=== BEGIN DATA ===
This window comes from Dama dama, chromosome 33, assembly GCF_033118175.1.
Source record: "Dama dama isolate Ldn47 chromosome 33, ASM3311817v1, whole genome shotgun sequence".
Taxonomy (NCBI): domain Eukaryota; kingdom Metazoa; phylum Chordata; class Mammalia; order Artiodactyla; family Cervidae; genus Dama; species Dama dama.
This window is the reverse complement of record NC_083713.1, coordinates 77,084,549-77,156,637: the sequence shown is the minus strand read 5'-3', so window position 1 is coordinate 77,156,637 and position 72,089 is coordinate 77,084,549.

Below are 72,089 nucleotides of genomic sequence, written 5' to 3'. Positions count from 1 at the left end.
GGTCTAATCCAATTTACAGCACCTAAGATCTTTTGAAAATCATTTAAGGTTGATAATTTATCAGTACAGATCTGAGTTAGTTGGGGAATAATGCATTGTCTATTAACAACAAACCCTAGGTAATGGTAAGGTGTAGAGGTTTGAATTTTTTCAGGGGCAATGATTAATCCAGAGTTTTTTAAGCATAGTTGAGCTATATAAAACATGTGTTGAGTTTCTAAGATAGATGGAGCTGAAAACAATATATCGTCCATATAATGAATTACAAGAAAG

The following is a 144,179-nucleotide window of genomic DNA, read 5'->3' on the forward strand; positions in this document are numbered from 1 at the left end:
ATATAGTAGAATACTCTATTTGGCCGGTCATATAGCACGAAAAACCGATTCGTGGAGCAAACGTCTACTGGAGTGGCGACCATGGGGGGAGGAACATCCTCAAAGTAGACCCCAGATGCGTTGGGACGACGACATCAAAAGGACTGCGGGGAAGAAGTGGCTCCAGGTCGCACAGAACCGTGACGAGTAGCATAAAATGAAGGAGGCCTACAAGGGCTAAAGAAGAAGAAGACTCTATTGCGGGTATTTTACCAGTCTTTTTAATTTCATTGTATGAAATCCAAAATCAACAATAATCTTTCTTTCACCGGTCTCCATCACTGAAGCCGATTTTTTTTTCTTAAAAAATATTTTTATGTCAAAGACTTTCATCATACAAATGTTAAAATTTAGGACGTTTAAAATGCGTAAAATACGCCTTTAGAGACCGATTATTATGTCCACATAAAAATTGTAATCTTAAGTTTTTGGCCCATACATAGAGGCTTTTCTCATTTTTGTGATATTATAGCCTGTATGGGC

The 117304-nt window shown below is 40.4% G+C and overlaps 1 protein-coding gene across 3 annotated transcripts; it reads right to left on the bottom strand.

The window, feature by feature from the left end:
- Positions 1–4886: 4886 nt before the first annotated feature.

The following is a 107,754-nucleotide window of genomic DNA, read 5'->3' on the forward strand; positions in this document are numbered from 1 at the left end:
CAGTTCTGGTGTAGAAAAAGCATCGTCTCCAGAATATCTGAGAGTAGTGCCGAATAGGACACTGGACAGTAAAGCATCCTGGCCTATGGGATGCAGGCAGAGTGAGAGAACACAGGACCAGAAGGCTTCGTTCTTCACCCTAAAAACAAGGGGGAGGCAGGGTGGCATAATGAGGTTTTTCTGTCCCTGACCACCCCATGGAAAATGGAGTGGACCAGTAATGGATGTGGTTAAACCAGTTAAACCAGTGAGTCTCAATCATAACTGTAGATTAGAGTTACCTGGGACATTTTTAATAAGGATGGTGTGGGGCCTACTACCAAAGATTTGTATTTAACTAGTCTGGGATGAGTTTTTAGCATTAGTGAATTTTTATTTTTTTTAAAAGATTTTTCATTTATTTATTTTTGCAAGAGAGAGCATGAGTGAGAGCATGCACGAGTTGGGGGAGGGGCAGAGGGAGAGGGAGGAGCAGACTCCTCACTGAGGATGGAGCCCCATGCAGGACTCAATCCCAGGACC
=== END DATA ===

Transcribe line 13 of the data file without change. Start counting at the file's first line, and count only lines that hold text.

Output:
CAGTTCTGGTGTAGAAAAAGCATCGTCTCCAGAATATCTGAGAGTAGTGCCGAATAGGACACTGGACAGTAAAGCATCCTGGCCTATGGGATGCAGGCAGAGTGAGAGAACACAGGACCAGAAGGCTTCGTTCTTCACCCTAAAAACAAGGGGGAGGCAGGGTGGCATAATGAGGTTTTTCTGTCCCTGACCACCCCATGGAAAATGGAGTGGACCAGTAATGGATGTGGTTAAACCAGTTAAACCAGTGAGTCTCAATCATAACTGTAGATTAGAGTTACCTGGGACATTTTTAATAAGGATGGTGTGGGGCCTACTACCAAAGATTTGTATTTAACTAGTCTGGGATGAGTTTTTAGCATTAGTGAATTTTTATTTTTTTTAAAAGATTTTTCATTTATTTATTTTTGCAAGAGAGAGCATGAGTGAGAGCATGCACGAGTTGGGGGAGGGGCAGAGGGAGAGGGAGGAGCAGACTCCTCACTGAGGATGGAGCCCCATGCAGGACTCAATCCCAGGACC